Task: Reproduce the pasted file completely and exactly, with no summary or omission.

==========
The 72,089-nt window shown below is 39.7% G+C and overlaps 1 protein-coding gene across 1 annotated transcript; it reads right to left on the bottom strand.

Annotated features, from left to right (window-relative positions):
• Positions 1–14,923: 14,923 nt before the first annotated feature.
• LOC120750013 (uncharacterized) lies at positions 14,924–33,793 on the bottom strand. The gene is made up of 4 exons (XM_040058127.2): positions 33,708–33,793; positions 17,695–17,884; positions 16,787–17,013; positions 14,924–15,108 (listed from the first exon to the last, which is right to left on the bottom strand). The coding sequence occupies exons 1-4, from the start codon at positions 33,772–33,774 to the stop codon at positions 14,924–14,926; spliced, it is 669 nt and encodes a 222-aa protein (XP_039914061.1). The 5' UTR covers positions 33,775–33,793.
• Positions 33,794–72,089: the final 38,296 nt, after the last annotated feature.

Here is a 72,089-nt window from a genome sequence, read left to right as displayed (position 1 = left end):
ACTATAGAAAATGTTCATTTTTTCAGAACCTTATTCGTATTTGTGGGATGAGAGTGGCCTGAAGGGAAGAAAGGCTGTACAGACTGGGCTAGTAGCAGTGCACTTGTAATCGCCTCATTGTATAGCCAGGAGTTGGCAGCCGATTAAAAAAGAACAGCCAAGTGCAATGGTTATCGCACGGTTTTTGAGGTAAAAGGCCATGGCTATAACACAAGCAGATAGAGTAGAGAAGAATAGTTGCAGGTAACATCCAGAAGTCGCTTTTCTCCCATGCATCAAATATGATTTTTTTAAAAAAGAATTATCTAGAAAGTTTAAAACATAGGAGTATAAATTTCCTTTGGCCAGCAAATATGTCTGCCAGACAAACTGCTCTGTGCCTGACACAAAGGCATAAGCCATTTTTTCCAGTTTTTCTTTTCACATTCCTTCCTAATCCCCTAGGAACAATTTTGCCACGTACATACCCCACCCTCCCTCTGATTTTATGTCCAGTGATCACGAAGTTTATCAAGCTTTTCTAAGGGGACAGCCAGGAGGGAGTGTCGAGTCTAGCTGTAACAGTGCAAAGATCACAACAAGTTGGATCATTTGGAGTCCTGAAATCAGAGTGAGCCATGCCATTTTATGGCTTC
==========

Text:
The 72,089-nt window shown below is 39.7% G+C and overlaps 1 protein-coding gene across 1 annotated transcript; it reads right to left on the bottom strand.

Annotated features, from left to right (window-relative positions):
• Positions 1–14,923: 14,923 nt before the first annotated feature.
• LOC120750013 (uncharacterized) lies at positions 14,924–33,793 on the bottom strand. The gene is made up of 4 exons (XM_040058127.2): positions 33,708–33,793; positions 17,695–17,884; positions 16,787–17,013; positions 14,924–15,108 (listed from the first exon to the last, which is right to left on the bottom strand). The coding sequence occupies exons 1-4, from the start codon at positions 33,772–33,774 to the stop codon at positions 14,924–14,926; spliced, it is 669 nt and encodes a 222-aa protein (XP_039914061.1). The 5' UTR covers positions 33,775–33,793.
• Positions 33,794–72,089: the final 38,296 nt, after the last annotated feature.

Here is a 72,089-nt window from a genome sequence, read left to right as displayed (position 1 = left end):
ACTATAGAAAATGTTCATTTTTTCAGAACCTTATTCGTATTTGTGGGATGAGAGTGGCCTGAAGGGAAGAAAGGCTGTACAGACTGGGCTAGTAGCAGTGCACTTGTAATCGCCTCATTGTATAGCCAGGAGTTGGCAGCCGATTAAAAAAGAACAGCCAAGTGCAATGGTTATCGCACGGTTTTTGAGGTAAAAGGCCATGGCTATAACACAAGCAGATAGAGTAGAGAAGAATAGTTGCAGGTAACATCCAGAAGTCGCTTTTCTCCCATGCATCAAATATGATTTTTTTAAAAAAGAATTATCTAGAAAGTTTAAAACATAGGAGTATAAATTTCCTTTGGCCAGCAAATATGTCTGCCAGACAAACTGCTCTGTGCCTGACACAAAGGCATAAGCCATTTTTTCCAGTTTTTCTTTTCACATTCCTTCCTAATCCCCTAGGAACAATTTTGCCACGTACATACCCCACCCTCCCTCTGATTTTATGTCCAGTGATCACGAAGTTTATCAAGCTTTTCTAAGGGGACAGCCAGGAGGGAGTGTCGAGTCTAGCTGTAACAGTGCAAAGATCACAACAAGTTGGATCATTTGGAGTCCTGAAATCAGAGTGAGCCATGCCATTTTATGGCTTC